No one, not Saudi Princes or Skull and Bones or the Daughters of the American Revolution, ranks as the most traditional among us; that distinction belongs to our kids, who if they organized into a guild or a club or a denomination would have more cherished rituals than the Mormon Church or Mardi Gras.
In our house, we're about to be reminded how strongly they feel about leaving out the correct cookies for Santa. Just as they feel strongly about the traditional sleepover the night before the last day of school. Or the cake on the dock on the last night of the summer, when we review what we've learned since June. Or the sacred right to make ice cream from the first snowfall and eat it for breakfast. Some traditions are set by Scripture or laced with superstition; others are accidents elevated into ceremony, habits in party clothes. A Woody Allen character viewed tradition as "the illusion of permanence," but I think that's exactly wrong; our traditions are a ballast against inventions and innovations that blow us faster into a future we have not prepared for. (See TIME's Person of the Year, People Who Mattered, and more.)
My oldest friend, whose daughter has an August birthday, holds her party at the local amusement park. The kids get bracelets that let them go on all the rides. They quickly outgrew the little trains but could ride the bumper cars; then they outgrew those but could take on the climbing wall. Now they prefer the roller-skating rink, where boys and girls hold hands. As with the pencil lines on the kitchen wall, we've watched them grow through their small rituals. If ambition and opportunity spin us off in every direction, traditions reel us back to where we came from so we can see how we've grown.
I realize that my own daughters have been known to promote family traditions as a way to have their way, stay up later, eat more cake. But like our sense of justice--think of the urgency with which toddlers insist, "That's not fair!"--the sense of tradition seems innate, as if we are born knowing that sacraments tie us together and make us whole. They are a part of a moral diet that we need to attend to, especially now when so many forces conspire to pull us farther apart. How many things this precious cost this little?
In days of loss and uncertainty, there is particular comfort in the once-a-year hymns, the green-bean recipe you don't really like but would still miss at Thanksgiving, the recurring commitments that remind us what's certain, what's fleeting. Timber and stone, flesh and blood may change--a grandfather dies, a house burns down--but the traditions survive; they are made of love and longing for what we value, and so we hold them close and take them wherever we go. They are wonderfully portable, as anyone who has ever improvised a Thanksgiving in someone else's kitchen knows.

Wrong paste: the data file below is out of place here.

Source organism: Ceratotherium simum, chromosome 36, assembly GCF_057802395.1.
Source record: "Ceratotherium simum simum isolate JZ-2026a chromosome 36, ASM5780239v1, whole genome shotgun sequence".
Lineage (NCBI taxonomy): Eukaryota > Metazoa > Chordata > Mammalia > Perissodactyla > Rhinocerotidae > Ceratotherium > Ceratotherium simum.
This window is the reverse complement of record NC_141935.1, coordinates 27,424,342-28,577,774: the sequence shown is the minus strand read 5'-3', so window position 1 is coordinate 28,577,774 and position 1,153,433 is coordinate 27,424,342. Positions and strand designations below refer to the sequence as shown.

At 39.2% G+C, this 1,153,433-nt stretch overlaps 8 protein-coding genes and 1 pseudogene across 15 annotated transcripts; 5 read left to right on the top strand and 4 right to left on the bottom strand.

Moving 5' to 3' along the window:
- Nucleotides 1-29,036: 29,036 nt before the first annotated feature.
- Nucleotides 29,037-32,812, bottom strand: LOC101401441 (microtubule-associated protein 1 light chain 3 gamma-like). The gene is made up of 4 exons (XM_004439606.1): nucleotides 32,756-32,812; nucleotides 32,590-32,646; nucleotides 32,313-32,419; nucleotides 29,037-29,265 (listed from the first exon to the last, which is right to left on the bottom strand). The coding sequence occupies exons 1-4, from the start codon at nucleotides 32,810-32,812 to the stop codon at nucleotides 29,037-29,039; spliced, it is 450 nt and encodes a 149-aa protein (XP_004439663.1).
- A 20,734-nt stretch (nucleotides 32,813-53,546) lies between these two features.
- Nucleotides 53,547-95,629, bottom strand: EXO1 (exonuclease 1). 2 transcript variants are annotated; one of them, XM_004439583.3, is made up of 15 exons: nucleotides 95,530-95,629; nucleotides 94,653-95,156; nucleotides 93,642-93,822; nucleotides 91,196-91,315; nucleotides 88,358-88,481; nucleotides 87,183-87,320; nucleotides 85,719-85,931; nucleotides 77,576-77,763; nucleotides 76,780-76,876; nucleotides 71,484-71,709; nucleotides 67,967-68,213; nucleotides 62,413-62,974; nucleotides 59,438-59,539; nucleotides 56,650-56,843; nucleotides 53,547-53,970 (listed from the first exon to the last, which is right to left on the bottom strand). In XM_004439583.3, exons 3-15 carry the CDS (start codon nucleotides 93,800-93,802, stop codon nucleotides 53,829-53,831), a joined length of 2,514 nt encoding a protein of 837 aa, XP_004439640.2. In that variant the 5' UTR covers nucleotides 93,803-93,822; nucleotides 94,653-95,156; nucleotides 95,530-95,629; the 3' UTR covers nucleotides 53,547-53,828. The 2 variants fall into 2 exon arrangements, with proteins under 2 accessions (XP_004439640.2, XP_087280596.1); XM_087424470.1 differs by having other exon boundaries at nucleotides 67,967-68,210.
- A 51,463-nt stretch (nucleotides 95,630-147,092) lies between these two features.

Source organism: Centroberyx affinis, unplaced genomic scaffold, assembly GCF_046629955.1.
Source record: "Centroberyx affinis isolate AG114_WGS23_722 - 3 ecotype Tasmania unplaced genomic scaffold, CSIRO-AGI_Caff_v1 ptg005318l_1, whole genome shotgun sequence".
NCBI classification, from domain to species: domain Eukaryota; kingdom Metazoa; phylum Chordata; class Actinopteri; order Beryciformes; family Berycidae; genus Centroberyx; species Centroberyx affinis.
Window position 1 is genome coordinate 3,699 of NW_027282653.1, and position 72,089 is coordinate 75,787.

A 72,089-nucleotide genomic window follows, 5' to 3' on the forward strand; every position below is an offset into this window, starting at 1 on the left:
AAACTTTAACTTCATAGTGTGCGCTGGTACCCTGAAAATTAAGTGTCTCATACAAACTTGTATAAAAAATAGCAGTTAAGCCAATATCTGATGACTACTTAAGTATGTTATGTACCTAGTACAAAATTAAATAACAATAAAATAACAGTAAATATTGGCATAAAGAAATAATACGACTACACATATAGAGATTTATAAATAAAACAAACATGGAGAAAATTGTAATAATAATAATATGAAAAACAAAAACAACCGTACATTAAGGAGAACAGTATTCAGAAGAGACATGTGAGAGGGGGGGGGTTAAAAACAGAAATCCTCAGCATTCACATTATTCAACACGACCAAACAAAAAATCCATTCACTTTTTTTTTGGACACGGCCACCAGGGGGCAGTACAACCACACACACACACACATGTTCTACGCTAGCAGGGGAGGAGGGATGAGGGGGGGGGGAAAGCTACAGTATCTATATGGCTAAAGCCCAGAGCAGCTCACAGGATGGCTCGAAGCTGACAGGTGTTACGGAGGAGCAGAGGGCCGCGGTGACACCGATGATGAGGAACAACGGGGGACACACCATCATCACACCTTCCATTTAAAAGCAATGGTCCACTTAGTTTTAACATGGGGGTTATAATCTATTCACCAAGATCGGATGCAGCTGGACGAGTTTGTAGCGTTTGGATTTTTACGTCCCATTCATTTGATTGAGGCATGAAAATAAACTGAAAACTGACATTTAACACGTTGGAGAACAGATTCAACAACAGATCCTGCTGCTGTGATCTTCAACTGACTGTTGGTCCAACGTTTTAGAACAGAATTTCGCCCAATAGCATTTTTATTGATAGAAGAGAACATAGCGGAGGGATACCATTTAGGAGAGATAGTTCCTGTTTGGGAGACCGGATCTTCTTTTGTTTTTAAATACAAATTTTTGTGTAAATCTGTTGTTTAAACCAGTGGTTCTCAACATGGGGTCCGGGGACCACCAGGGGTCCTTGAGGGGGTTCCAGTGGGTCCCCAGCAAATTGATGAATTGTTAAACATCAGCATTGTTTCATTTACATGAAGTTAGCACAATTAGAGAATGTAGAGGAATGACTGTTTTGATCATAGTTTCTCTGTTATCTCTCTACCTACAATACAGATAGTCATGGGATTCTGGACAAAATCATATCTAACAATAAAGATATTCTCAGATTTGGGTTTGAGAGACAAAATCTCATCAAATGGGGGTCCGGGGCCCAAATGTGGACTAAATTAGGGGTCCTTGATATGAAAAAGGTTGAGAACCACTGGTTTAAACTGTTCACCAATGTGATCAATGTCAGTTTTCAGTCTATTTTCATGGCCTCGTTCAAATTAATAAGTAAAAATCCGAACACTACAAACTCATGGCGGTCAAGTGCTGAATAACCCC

And they can be shared, transferred, translated; we borrowed a tradition from our godcousins (is that what families become if another couple are godparents to our kids and we to theirs?): they have two sets of twins, which makes this easier, but the rule in their house is that if birthdays are for getting, half birthdays are for giving. On their kids' half birthdays they go through their drawers and toy boxes, gathering up everything that's outgrown or underappreciated, and take it to the church or the Salvation Army. Then they come home and have a party with half a cake (as I said, easier with twins).
Sometimes you have to plant them and then wait for a while. Years ago, I started saving all those T shirts from soccer league and school plays and breast-cancer walks, even after they no longer fit. They are in a box in the attic, awaiting the day my girls head for college and we patch them into a soft, stretchy quilt made entirely of their adventures and allegiances. Maybe someday we'll do the same for their sons and daughters, make a map of moments on their way to forever.
Critic Lewis Mumford observed that traditionalists are pessimists about the future and optimists about the past, which resonates in a country founded by generations of pilgrims willing to leave everything behind and start anew. I try to resist the traps that can make traditions toxic: the temptation to use them as cover for prejudice and cowardice and conformity, a refusal to change or stretch--"we'll do it this way because we always have."
So here's a challenge. Start a new tradition in the New Year: a regular Sunday-night Scrabble smackdown; a spring clothing drive; a rule that every time Mom or Dad swears, they put a dollar in the charity box that gets distributed on New Year's Eve. At their best, traditions make us better; at the very least, they remind us how far we've come and how lucky we are.